Talking Heads: Life During Wartime
I just finished reading a great book, “Love Goes To Buildings On Fire” by Will Hermes [purchase], which is about the “regional music” being made in New York City in the mid-1970’s. By that time, much of the optimism of the Age of Aquarius had been turned into pessimism brought on by Watergate and economic crises (particularly the oil crisis). New York is kind of a big region, and Hermes’ book details the many different kinds of music that were being made, improved and cross-pollinated in the city during this time, including rap, disco, minimalism, avant-garde jazz, salsa and, closest to my heart, punk. So the region that I am focusing on here is Lower Manhattan, the nearest thing to the birthplace of punk.
At this time, New York was at maybe its lowest point since, maybe, the British occupation during the Revolutionary War. A vicious cycle of budget and service cuts resulted in increased crime and drug use. The infrastructure was falling apart, which led to cheap housing and performance spaces. The city was on the verge of bankruptcy and the Daily News ran its famous headline, “Ford to City: Drop Dead.” In 1977 there was a huge blackout, followed by widespread looting and crime. I suspect that most readers of this blog are aware of the bands and clubs, both famous and not, that arose from New York during this period, so I won’t waste your time, or expose myself to criticism for leaving out your favorite band, by listing them here.
I graduated from high school in the New York suburbs in 1978 and started college in central New Jersey that fall. My musical tastes at that time were, as careful readers of my posts well know, geared more toward Genesis, Led Zeppelin and Jefferson Airplane/Starship. But I started to become aware of “New Wave” music that was beginning to get played on the radio, such as Elvis Costello and Joe Jackson. I’m sure that I had heard Talking Heads’ “Psycho Killer” and “Take Me To The River,” but I don’t recall much specifically about them.
So, I’m a freshman in college, trying to figure out what the hell is going on, and two concerts are announced—Bruce Springsteen at the big gym on Monday, November 1, 1978, and Talking Heads, at a smaller auditorium the Friday before. I get tickets to Springsteen, which was an incredible show, and decide to pass on the Talking Heads. This is probably my life’s biggest musical regret. But, to be fair, I wasn’t that into them yet and my friends weren’t into them (remember, I’d been at college less than two months, and I was still figuring out my friends’ names, much less being aware if they liked the Talking Heads). I hear it was a great show. (Grrrrr.)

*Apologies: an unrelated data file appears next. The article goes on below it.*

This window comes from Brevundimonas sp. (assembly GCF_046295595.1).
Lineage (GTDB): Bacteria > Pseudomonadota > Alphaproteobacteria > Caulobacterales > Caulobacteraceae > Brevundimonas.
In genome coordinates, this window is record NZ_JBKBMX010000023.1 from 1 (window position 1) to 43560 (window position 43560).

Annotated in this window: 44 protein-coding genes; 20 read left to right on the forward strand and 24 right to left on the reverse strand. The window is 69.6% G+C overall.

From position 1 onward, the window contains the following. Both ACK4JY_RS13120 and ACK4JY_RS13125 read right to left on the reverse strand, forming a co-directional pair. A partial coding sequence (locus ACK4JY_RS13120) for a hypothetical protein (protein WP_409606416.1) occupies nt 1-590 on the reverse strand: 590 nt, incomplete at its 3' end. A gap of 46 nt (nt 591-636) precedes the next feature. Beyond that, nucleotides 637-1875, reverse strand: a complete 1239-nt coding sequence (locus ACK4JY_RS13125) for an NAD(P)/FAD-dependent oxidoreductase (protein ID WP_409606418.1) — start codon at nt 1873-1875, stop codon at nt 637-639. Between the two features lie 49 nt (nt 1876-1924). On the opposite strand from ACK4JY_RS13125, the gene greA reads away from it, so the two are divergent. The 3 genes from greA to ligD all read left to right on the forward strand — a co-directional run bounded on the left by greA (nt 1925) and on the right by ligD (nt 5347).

Second semester, I start working at WPRB and begin to immerse myself in the new music that I soon become to love. At some point, I finally “get” The Ramones. And in the fall of 1979, when I return to WPRB, I get to play songs from “Fear of Music,” which had been released during the summer. One of my favorites is “Life During Wartime,” which encapsulates the paranoia and craziness of living in New York, especially the Lower East Side, during that era. David Byrne has said that the song was written in his loft in that part of the city and that it is about living in Alphabet City, a tough part of downtown. In probably its most famous line, the song name checks two of the most prominent downtown punk clubs, CBGB’s and The Mudd Club. Further, in keeping with one of the themes of the Hermes book—that New York music was full of stylistic cross-pollination—it is a rock song influenced by disco, and produced by Brian Eno, whose own musical influences were myriad.
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